Every winter, one of the coolest trends to circulate around the web is courtesy of unfortunate, bored souls stuck in the northern tundra with nothing better to do than throw cups of boiling water into the air. Once the water leaves the cup, it immediately turns into "snow." Let's take a look at how and why that happens.
First off, what's really happening isn't the formation of snow, but the water is rapidly evaporating into vapor that immediately condenses into a cloud. I tried the boiling water trick last night at The Vane's nerdquarters in North Carolina, where the air temperature at the time was 11°F and the dew point a dry -18°F. As soon as I threw the water into the air, the liquid disappeared in a big, short-lived cloud.
Why does this happen? Boiling water is closer to evaporating than cold water, so when you throw extremely hot water into a very cold, very dry atmosphere like the one hugging the eastern half of the United States right now, the smallest droplets are able to cool and evaporate in a dramatic cloud before they reach the ground. The experiment works best when the air temperature and dew point are far below zero, but even a modestly frigid 11°F/-18°F combination like we had in North Carolina at 1:00 AM does the trick.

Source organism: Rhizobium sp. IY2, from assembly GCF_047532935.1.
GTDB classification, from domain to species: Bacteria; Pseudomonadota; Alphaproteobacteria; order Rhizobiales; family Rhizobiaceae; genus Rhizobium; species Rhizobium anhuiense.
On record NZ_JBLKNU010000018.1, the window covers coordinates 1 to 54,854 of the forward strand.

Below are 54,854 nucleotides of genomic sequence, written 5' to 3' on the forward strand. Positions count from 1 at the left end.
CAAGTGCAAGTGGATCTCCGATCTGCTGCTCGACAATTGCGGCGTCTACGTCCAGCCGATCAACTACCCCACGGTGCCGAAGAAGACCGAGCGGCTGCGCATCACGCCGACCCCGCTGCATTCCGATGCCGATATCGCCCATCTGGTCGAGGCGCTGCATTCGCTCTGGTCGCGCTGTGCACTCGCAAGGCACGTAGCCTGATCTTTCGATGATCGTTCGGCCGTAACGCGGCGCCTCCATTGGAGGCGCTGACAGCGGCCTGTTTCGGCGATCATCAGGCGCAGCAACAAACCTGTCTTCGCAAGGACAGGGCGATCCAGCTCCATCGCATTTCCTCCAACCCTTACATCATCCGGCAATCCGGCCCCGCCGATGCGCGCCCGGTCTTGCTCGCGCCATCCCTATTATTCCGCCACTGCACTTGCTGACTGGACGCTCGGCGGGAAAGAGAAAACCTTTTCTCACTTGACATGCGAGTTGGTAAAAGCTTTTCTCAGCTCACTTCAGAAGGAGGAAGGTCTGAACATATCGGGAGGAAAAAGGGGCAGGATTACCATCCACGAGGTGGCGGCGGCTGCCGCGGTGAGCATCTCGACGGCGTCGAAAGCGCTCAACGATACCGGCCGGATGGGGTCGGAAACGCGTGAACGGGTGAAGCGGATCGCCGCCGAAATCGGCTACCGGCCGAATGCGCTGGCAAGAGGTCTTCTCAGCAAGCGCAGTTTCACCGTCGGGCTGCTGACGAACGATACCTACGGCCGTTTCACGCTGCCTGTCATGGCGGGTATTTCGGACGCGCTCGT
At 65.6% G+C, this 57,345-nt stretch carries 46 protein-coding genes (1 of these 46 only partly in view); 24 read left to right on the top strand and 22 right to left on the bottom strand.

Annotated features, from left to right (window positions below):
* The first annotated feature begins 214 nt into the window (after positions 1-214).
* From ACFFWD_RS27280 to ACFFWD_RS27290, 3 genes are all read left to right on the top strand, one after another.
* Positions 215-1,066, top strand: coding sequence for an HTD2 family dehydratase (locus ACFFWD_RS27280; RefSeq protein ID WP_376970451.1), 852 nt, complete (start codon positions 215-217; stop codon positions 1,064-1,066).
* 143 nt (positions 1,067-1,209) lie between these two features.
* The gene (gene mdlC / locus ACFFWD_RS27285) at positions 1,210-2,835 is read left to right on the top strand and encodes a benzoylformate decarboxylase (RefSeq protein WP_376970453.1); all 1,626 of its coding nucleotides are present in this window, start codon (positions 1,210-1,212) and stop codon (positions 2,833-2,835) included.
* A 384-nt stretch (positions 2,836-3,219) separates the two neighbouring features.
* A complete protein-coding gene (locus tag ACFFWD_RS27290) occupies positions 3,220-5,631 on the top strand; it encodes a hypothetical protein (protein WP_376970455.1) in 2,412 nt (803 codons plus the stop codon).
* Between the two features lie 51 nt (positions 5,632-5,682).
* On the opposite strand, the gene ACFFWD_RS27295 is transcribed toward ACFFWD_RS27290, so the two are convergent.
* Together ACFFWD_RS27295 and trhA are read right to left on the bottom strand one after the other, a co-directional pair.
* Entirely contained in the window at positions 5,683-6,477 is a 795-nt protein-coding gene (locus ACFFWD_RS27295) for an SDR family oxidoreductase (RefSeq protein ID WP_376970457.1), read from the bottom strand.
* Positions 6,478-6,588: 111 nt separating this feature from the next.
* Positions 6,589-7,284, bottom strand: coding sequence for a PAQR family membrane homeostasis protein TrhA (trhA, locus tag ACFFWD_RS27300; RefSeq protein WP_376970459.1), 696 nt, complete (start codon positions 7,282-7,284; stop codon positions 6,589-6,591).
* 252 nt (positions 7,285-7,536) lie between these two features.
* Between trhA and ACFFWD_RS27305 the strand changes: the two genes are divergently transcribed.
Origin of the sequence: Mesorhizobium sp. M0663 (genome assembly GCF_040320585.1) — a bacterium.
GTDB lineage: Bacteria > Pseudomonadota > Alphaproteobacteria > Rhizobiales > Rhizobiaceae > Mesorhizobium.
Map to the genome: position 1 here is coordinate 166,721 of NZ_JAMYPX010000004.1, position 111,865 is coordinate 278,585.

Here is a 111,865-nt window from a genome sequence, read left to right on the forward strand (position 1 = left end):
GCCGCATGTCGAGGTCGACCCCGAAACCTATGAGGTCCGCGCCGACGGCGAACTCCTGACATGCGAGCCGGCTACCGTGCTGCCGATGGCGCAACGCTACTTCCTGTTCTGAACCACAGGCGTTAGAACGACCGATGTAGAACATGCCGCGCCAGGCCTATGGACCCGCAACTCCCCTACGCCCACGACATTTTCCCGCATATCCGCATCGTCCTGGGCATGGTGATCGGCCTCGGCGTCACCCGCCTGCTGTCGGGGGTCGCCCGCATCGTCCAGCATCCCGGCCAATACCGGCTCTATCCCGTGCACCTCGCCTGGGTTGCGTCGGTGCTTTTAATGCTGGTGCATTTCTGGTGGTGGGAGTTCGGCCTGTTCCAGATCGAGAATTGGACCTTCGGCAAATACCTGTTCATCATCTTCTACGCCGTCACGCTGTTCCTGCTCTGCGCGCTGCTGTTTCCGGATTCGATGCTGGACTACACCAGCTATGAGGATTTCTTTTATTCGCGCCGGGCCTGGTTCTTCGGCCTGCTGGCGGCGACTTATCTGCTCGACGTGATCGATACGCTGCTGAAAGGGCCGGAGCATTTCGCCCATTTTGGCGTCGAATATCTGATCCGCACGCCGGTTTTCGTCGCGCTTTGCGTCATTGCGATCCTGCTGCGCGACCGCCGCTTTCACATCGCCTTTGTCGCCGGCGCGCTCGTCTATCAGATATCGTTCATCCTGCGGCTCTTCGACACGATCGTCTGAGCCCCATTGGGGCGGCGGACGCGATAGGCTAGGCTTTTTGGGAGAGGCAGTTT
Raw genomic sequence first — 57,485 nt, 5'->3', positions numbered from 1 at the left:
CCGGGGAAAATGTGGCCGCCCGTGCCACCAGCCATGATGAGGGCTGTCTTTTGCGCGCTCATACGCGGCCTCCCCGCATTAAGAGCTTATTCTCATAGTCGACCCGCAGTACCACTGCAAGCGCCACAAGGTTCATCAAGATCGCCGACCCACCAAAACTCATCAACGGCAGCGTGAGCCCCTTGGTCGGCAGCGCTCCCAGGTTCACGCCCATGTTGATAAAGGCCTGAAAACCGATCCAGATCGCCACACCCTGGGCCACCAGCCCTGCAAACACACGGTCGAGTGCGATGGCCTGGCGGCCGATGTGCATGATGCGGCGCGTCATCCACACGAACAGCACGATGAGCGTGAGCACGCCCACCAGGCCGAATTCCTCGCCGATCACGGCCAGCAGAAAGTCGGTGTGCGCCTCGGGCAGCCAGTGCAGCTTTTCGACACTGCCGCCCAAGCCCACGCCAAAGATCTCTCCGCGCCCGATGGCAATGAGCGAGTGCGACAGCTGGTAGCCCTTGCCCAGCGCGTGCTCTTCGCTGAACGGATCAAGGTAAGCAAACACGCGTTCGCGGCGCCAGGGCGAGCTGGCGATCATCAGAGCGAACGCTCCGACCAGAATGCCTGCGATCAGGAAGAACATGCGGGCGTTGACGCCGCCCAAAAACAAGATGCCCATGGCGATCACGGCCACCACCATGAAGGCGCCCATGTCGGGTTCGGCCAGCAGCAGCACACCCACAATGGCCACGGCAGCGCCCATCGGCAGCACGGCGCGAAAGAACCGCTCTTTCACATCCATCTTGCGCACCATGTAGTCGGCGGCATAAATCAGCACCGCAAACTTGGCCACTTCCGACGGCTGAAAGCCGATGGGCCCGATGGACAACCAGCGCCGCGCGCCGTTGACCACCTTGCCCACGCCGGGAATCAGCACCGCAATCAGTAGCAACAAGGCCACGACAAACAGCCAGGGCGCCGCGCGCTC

Much like condensation trails, the relative humidity of the atmosphere is key in determining how big the cloud gets and how long it sticks around. An 11°F air temperature and -18°F dew point creates a relative humidity of about 25%—in other words, very dry air that doesn't let the cloud hang around for more than a few seconds, at most.
The most viral example of the boiling water experiment made the rounds last year courtesy of a resident of Novosibirsk, Russia, a city in southwestern Siberia. The guy in the video throws a pot of boiling water off of his seventh-floor balcony in -41° (both C and F) temperatures, and the result is spectacular.
The weather is awesome, and it's even more fun when it's interactive. However, if you try this at home, be careful of which way the wind is blowing and where you throw the water. What water doesn't evaporate won't instantly cool down, so any liquid that reaches the ground (or your arms, or your face) will still be hot enough to cause some serious burns.